Looking for best restaurants in Amsterdam? Read our Amsterdam restaurant guide to the best places to eat and drink in Holland’s capital, Amsterdam. We’ve found the best restaurants, bars, cafés and food markets in the city…
Best restaurants in Amsterdam
For fine dining – Daalder
The chef’s tasting menu at Daalder is arguably the finest food you’ll find in Amsterdam right now. Chef patron Dennis Huwaë’s salted caramelice cream sandwich take on the stroopwafel is divine. In summer, tables spill out onto the pavement and the atmosphere is so laid back that you’ll be happy to linger over a number of courses.
Amsterdam’s former municipal nursery is now a restaurant aptly named De Kas (‘greenhouse’). With an emphasis on vegetables, fresh produce is grown on site or on a farm in nearby Beemster. Go for lunch to sit outside in the herb garden and feast on baked endive with gremolata, millet, salted lemon and rocket vinaigrette.
Hop aboard the free ferry to the Noord for lunch at Pllek, a beach bar housed in an old shipping container. Order the steamed mackerel with dill-horseradish crème fraîche and capers on sourdough and enjoy it outside with a local beer and panoramic views of the IJ river.
The Haarlemmerstraat and Haarlemmerdijk are long foodie streets with sustainable shops, organic delis and a farmers’ market on the Haarlemmerplein each Wednesday. Visit vegan-friendly salad bar SLA for a green pea and mint falafel bowl or a raw strawberry and vanilla cheesecake.
One of the hottest restaurants in Amsterdam is Breda. Choose from a range of tasting menus featuring seasonal ingredients prepared with creativity and flair. The Chinese greens with wild garlic and horseradish may sound simple but they’re served with an umami-rich jus that elevates the dish into something much more than the sum of its parts.
If you really want to push the boat out, you can do it literally; guests can now book in for a floating chef’s table experience at Vinkeles on the Water, a renovated 19th-century salon boat called The Muze. The boat seats four people in its luxurious wood-panelled dining room.
After apéritifs, champagne and canapés, Chef Kuipers cooks a seven-course tasting menu in the tiny galley kitchen while the boat cruises up and down Amsterdam’s canals, each course expertly paired with wines by the on-board maître’d. The meal unfolds over a leisurely four hours so it’s an indulgent way to take in the city’s sights.
Locals’ favourite, the cosy Bistrot des Alpes, comes into its own in winter. Diners wait for their table in a former ski-lift gondola but the gimmickry stops there. The owners used to live in the Haut Savoie and produce highly accomplished cooking. Try hearty Alpine favourites like tartiflette and charcuterie platters, or more delicate dishes like pan-fried char with beurre noisette.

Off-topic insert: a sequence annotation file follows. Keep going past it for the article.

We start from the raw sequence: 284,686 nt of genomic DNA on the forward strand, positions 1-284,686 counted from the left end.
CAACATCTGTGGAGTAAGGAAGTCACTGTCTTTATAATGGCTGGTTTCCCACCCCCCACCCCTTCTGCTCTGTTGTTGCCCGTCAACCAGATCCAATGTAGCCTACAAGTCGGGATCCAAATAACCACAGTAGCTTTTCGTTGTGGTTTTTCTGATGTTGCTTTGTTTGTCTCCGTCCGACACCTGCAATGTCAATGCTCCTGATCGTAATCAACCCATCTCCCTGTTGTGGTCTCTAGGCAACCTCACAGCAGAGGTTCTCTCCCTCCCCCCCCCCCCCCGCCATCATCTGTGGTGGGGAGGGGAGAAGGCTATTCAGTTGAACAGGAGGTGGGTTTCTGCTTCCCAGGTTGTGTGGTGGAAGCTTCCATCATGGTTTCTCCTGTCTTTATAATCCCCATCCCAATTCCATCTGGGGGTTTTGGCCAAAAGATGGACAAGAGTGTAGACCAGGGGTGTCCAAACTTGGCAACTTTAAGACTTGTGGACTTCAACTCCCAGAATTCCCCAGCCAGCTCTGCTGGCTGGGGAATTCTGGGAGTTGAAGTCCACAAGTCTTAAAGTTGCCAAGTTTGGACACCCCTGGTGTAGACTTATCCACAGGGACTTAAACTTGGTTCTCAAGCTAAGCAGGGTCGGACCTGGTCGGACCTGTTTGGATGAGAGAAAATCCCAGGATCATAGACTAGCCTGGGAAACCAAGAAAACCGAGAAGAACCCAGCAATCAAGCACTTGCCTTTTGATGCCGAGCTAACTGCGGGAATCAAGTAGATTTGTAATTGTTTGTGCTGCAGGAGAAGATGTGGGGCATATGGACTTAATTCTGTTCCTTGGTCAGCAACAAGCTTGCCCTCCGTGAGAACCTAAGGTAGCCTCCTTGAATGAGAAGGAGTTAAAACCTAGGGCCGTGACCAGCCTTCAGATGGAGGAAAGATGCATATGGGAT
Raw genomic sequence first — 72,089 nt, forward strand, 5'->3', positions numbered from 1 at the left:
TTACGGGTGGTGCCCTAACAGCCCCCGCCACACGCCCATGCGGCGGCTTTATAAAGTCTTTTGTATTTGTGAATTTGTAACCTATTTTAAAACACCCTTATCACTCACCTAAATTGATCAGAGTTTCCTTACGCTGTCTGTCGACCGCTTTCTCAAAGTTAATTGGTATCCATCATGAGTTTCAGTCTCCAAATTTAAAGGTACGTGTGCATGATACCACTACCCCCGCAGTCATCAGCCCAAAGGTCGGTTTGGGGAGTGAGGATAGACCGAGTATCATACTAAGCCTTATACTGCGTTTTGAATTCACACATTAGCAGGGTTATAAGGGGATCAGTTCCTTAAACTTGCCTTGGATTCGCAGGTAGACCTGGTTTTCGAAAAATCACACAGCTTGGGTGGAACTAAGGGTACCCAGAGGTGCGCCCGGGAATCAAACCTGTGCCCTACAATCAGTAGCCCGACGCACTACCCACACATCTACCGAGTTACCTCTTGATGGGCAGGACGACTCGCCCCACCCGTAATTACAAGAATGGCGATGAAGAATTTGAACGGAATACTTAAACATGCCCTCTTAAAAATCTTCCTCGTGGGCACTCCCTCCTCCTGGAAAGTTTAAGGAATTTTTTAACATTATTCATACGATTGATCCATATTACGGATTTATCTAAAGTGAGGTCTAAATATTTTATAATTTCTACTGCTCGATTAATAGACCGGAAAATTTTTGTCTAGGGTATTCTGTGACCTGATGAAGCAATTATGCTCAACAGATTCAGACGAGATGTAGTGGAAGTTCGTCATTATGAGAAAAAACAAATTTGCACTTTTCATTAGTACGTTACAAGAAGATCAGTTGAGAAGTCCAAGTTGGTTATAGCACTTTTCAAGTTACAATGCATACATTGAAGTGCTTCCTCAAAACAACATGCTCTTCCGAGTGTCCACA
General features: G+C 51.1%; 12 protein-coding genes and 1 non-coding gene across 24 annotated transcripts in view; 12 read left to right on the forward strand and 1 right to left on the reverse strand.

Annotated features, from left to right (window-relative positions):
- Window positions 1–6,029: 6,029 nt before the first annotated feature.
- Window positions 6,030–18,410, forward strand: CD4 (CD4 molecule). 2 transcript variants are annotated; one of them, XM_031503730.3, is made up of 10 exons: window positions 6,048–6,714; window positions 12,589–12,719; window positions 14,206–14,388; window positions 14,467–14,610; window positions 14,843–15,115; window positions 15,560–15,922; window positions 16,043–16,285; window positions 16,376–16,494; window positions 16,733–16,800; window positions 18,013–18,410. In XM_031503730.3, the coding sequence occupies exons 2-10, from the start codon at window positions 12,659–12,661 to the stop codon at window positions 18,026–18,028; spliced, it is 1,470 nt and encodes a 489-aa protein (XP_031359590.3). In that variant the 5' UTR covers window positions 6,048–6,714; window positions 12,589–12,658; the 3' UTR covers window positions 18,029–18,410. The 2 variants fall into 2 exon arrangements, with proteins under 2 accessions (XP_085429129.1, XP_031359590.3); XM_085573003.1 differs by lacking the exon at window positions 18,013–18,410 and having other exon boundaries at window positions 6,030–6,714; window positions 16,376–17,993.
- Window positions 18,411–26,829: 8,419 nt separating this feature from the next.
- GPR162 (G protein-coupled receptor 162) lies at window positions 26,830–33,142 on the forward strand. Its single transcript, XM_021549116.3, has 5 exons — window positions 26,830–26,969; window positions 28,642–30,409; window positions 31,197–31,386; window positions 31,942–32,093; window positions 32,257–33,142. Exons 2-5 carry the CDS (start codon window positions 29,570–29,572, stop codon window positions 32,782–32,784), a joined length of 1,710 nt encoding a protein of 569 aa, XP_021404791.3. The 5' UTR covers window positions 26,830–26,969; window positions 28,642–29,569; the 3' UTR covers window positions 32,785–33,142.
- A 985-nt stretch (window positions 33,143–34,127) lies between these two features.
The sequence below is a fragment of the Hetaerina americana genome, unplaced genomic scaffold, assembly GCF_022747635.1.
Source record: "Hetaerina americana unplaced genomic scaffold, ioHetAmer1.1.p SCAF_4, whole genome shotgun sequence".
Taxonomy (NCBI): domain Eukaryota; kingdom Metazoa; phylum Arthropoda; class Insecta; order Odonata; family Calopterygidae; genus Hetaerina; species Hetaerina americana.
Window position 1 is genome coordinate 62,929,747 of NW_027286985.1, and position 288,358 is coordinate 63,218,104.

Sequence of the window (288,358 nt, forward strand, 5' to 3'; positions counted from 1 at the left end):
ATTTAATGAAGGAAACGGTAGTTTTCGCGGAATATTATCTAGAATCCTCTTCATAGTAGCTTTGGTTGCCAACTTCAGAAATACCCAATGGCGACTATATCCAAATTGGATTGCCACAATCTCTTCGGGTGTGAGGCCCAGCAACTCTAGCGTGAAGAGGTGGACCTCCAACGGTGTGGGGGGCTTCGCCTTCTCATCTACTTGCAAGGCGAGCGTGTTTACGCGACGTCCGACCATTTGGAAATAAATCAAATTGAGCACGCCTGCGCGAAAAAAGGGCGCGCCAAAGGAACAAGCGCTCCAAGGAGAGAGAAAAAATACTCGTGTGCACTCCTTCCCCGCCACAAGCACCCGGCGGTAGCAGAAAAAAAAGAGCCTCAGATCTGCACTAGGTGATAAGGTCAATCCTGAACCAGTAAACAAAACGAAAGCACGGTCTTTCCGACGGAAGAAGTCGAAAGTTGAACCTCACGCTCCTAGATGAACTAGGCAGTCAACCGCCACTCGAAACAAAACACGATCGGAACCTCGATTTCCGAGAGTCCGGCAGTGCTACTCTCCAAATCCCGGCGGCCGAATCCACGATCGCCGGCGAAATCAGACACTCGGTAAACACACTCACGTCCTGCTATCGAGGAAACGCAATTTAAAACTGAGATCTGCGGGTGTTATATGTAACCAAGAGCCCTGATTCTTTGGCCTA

Ambitious young chef Joris Bijdendijk of the Michelin-starred Bridges restaurant has a flair for fish and a passion for often overlooked fruit and vegetables. A recent creation paired pike perch with chanterelle mushrooms, turnip tops and green elderberries (£17) to glorious effect.
Dutch with a light touch sums up the food at Wilde Zwijnen. As its name suggests, the restaurant’s signature dish is wild boar, slow-cooked in an earthy stew and served with a side of sweet parsnip crisps (£16).
It earned a Michelin star last year, but RON Gastrobar has remained refreshingly low-key with its almost Scandi-influenced, canteen-style interior. A menu of imaginative small plates (all £12) features sweetbreads fried with Balinese spices and apple sauce.
Indonesia was once a Dutch colony so it’s no big surprise that Amsterdam is well known for its Indonesian food. For some of the best – and spiciest – in town head to Blauw, on the city’s southern outskirts. Order the rijsttafel (literally rice table) and experience the full gamut of dishes. There’s also a branch in Utrecht, the leafy town half an hour from Amsterdam that has a buzzing food and drink scene thanks to the town’s young entrepreneurs.
Once a wood-panelled ‘brown café’, Bar Oldenhof is now a tribute to old-school cool. A jazz soundtrack, waistcoated bartenders and a gleaming brass bar top complement its meticulously made cocktails. Try a Flying Dutchman (£9.50) – Rembrandt korenwijn (corn brandy), yellow chartreuse, benedictine and lemon juice.
Amsterdam has a beer for every season, and in autumn and winter that’s the herfstbok: a strong, dark beer with a hint of caramel. Taste it with a portion of ossenworst (cold-smoked beef sausage) at Café de Dokter, an atmospheric spot packed to the rafters with curios collected over more than two centuries of operation.
A distillery dating back to 1679, Wynand Fockink is still serving genever (the Dutch precursor to gin) in tulip-shaped glasses to thirsty patrons. Located just off Dam Square, it attracts tourists and locals with liqueurs and an atmospheric setting.
In Amsterdam, a borrel (drink) calls for a hapje (snack). It’s a short hop on the free ferry behind Central Station to THT in Amsterdam North, where you can enjoy stunning city views over a glass of Mama beer from local micro-brewery Oedipus Brewing and a plate of venison sausage and cured wild boar. Or try traditional deep-fried meatballs, bitterballen.